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Dr. Heather Stockwell is a department chair and professor of epidemiology at the University of South Florida who found that nonsmoking women married to smokers had a 60 % higher risk of lung cancer than women married to nonsmokers. The most highly exposed group in Stockwell's study, women exposed for 40 years or more, had a 130 % increase in risk. 
Dr Stockwell has given her name to a large U.S. study into the health effects of passive smoking, published in 1992. The Stockwell Study was one of the two Excluded Studies (the other was the Brownson study) which the tobacco industry claimed was deliberately ignored by the EPA's ETS risk assessment. The industry repeatedly implied that the EPA ignored two 1992 studies because they didn't support the agency's conclusions.
In fact, both were published during the seven-month period after the EPA report was written but before it was released, and neither suggested that the EPA was wrong.  However the results were not strong, and they were described by Stockwell and her associates in words that could be interpreted as only suggesting that long term exposure to environmental tobacco smoke increases the risk of lung cancer in non-smokering women. "Risks appeared most elevated for non-adenocarcinoma lung cancers. High levels of exposure during youth and adult-hood may each play a role in increasing lung cancer risk."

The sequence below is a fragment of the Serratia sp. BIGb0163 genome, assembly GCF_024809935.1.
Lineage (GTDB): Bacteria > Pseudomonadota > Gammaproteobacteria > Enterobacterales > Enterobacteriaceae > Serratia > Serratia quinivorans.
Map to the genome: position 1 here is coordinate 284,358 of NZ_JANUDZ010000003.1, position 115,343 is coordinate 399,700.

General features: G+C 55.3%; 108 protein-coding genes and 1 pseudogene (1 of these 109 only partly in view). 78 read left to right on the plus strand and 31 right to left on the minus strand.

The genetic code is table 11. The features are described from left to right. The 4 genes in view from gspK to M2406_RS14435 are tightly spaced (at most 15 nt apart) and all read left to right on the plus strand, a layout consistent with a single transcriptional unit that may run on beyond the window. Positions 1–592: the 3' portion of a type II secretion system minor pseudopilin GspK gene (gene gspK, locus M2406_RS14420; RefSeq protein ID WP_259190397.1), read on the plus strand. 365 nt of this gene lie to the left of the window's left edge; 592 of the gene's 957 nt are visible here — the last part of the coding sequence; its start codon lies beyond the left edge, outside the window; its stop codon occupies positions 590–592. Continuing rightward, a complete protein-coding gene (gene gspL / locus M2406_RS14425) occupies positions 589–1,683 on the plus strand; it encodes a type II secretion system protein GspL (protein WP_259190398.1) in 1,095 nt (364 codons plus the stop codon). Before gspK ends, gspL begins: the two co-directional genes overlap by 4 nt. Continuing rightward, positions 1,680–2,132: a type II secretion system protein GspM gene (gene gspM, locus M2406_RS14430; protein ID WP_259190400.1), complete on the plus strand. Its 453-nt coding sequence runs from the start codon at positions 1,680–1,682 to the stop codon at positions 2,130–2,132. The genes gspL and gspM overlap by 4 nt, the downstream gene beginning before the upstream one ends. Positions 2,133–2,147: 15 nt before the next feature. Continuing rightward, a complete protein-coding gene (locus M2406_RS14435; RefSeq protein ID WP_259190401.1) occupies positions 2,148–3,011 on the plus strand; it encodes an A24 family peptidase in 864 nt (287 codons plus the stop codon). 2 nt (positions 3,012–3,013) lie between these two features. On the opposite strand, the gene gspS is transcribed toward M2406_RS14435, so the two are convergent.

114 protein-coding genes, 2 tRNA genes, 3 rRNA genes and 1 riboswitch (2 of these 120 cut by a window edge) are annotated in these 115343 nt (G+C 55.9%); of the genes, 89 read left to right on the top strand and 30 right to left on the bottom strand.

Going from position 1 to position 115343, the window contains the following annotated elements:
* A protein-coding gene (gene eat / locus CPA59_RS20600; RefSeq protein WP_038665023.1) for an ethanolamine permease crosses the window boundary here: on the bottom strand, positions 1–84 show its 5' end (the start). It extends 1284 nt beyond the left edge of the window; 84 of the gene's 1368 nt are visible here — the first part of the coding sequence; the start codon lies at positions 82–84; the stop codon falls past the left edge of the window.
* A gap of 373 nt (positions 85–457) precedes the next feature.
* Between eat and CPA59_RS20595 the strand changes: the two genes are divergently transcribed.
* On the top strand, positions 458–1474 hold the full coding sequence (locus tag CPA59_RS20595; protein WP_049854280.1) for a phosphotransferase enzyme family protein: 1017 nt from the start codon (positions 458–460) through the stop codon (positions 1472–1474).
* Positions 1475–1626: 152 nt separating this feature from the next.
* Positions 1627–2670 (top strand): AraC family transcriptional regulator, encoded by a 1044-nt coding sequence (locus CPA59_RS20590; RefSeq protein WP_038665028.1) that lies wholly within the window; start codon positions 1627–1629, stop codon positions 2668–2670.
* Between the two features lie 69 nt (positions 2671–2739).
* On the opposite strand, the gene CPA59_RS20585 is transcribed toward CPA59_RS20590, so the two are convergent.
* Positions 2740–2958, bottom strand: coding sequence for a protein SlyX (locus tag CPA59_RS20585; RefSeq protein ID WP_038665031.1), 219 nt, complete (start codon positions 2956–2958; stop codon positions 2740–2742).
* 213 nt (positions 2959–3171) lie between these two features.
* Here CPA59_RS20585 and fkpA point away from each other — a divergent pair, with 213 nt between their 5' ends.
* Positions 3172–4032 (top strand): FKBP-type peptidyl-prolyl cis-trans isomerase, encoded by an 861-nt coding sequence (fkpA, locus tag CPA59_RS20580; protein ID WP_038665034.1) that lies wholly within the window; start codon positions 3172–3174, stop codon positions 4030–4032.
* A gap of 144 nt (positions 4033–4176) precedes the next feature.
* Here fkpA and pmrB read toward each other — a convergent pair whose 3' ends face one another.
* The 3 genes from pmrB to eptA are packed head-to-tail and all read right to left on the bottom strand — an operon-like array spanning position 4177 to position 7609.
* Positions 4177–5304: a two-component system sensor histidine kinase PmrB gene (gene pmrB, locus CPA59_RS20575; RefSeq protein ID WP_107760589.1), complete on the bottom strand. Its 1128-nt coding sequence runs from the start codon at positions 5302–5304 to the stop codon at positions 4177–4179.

The industry seized upon the vagueness of the terminology, although the EPA later concluded that inclusion of such studies would, if anything, have strengthened the conclusions of their risk assessment.
The tobacco industry was desperately trying to find a loop-hole by data-mining and saw this as an opportunity to deflect the impact of the EPA finding. They claimed that Stockwell had reported 'no overall statistically significant increased risk due to ETS exposure. Then, in a internal memo, Ellen Merlo of Philip Morris reported that the industry consultant, [Dr] "Gio Gori is trying to meet with Stockwell in order to obtain raw data because data was obtained on confounders such as diet. The results on the confounders have not been published. This was a Federally funded study--who does the data belong to??" 
It appears they were trying to find a reason to discount the findings by attributing the increased rates of lung-cancer to dietary differences.
- University of South Florida Biosketch of Heather Stockwell accessed June 26, 2009
- Armstrong,AW; Brusa,MR; Candelora,EC; Goldman,AL; Lyman,GH; Noss,CI; Pinkham,PA; Stockwell,HG Environmental Tobacco Smoke and Lung Cancer Risk in Nonsmoking Women Journal of the National Cancer Institute, University of South Florida. September 16, 1992. Bates No. 2026223866/3871